Wednesday, May 12, 2021

Promises, Promises

Well, the government has lately been mumbling about restoring the freedoms that they illegitimately canceled more than a year ago, and about gradually allowing the peons over whose liberties they’ve run roughshod to gradually crawl back with respectfully bowed heads to a more normal life. Ostensibly this is because the heroic and unerring efforts of the Dear Leaders of society have saved us all from the near-apocalypse of the Deadly Virus pandemic. The reality, I think, is however somewhat different.

First, this magnanimous gesture serves as a bone thrown to the masses as a reward for their obedience and submission.

Second, the natives are increasingly restless. It seems that, more and more, they are comparing what they’re being told with what is actually happening; and as the hysteria—and the hypnotically compelling effect it exerts—begins to show signs of weakening in consequence, more and more people brazenly question the restrictions imposed by the Reich and come closer and closer to just chucking them all in massive civil disobedience.

Third, I daresay that, even as impaired in their reasoning as the powers that be apparently are, they must realize that the scary Deadly Virus theater cannot extend its 14-month run for eternity; and finding a way to bring down the final curtain gracefully—without actually admitting what a farce it was from the start—must begin somewhere.

And so the government has made known its ridiculously complex plan for allowing the proles to throw off their chains between now and the end of June. In the best tradition of French bureaucracy, it is awash with pages of dates, figures, and other arbitrary details and constraints—none of them supported by any type of science, of course. I haven’t been able to summon the patience to read this plan in its entirety, but I note that reopening of restaurants, museums, gyms, and some other businesses (but not discotheques) is mentioned, for specific dates—with all sorts of limits, naturally.

The good old days
We shall see whether the government sticks to these promises on this round. Whatever happens, I’m sure the government will take credit for all good news, and will blame all bad news on all those hordes of disobedient, retarded everyday citizens who refuse to obey every command they are given with all their hearts and souls.

 • • •

Meanwhile, back at the Palais Bourbon … the French National Assembly has rejected a plan by the goverment to create a “vaccination pass” that would be required for travel and for admittance to certain other venues under vaguely specified circumstances. It’s the vagueness that made the Assembly wary. I hope this means that members of the Assembly are regenerating the backbones that they’ve resorbed over the past year. Even so, I suspect they’ll cave soon enough. The pass will take the form of a QR code; I guess yellow stars are technically passé these days.

 • • •

I’m still looking for work, after being laid off late last year by my employer, who was faced with an 80% loss in revenue due to Deadly Virus hysteria. I submit applications but nobody replies. And I wonder how I’d get to an interview or job, anyway, since my physical condition has deteriorated dramatically after over a year of sitting at home and it’s hard to walk more than a short distance. That’s a consequence of the DVH, too.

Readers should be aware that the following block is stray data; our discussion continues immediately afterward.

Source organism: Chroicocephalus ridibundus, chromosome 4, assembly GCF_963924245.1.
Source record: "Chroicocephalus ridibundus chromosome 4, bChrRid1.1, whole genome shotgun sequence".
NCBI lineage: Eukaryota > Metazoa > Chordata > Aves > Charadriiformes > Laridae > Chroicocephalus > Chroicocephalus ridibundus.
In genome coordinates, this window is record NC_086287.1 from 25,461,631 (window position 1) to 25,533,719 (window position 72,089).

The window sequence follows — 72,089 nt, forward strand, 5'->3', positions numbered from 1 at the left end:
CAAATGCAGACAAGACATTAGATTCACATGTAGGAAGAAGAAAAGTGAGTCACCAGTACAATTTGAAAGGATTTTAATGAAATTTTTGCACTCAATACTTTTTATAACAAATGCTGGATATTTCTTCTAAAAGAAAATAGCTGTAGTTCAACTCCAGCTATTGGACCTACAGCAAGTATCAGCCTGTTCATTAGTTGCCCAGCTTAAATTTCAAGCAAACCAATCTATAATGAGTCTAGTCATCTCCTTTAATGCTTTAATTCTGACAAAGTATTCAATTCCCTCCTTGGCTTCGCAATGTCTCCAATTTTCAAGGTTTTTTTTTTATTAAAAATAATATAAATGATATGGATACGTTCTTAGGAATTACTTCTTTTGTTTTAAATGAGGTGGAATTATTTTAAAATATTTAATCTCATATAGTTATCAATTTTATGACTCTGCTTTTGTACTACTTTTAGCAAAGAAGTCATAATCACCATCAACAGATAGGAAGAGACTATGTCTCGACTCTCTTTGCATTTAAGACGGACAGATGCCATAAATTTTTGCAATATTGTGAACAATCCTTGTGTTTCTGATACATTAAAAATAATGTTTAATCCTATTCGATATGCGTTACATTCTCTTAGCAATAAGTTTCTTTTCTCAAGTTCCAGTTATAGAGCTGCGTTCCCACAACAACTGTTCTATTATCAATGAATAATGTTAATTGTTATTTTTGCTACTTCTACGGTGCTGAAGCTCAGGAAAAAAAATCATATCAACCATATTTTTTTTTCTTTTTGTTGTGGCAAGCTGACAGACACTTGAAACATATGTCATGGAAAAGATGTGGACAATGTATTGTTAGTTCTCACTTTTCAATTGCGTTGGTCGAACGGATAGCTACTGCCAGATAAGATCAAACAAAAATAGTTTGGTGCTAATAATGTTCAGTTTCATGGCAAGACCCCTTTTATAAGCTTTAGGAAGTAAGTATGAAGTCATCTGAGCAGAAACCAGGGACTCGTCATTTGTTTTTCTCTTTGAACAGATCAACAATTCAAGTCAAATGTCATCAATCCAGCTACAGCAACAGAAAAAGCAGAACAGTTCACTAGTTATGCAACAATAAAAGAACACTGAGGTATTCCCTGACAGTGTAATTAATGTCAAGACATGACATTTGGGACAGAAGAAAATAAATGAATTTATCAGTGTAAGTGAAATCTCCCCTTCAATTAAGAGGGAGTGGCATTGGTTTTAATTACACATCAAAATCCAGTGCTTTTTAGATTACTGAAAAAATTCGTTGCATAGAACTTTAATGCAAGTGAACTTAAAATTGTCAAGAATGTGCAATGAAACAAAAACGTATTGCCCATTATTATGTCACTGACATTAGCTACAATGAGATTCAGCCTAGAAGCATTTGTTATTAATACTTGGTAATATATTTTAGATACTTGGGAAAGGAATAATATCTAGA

(Note: I don’t call the DV by name because anyone who doesn’t toe the party line precisely with respect to it risks being forcibly silenced. Orwell’s prophetic novel, 1984, entered the public domain not long ago, and it seems to have been taken as a model for public policy now as well.) 

I keep busy with job searching, along with small, sedentary projects in my chosen fields of  IT, graphics, and audio-visual arts. It’s unfortunate that nobody seems willing to pat for any of the latter.

The weather has remained generally excellent. The days when I could go for long walks seem far away, even though they were only a bit over a year ago.

Saturday, May 1, 2021

The More Paris Changes


Not much to report lately. Paris is largely in suspended animation, still mostly paralyzed by hysteria over the Deadly Virus. A third lockdown is in effect, although it is more bureaucracy than substance this time. The streets are not as deserted as the were during the first lockdown. There are still no tourists, however.

Some major hotels are laying off staff. Fauchon, next to the Madeleine, is closing that iconic store and others (its major competitor, Hédiard, went out of business several years ago). Disneyland is still closed, but has converted one building into a giant vaccination center. Most places are closed, in fact, this being imposed by the lockdown. Hairdressers (but not beauty salons in general) and barbers are allowed to remain open for this round, for some reason. The Louvre and other museums are closed. The Eiffel Tower is closed. Shopping centers are closed (I think—it’s hard to keep up). And schools are a mess, with policies changing daily. Each lockdown is more complex and absurd and bureaucratic than its predecessor.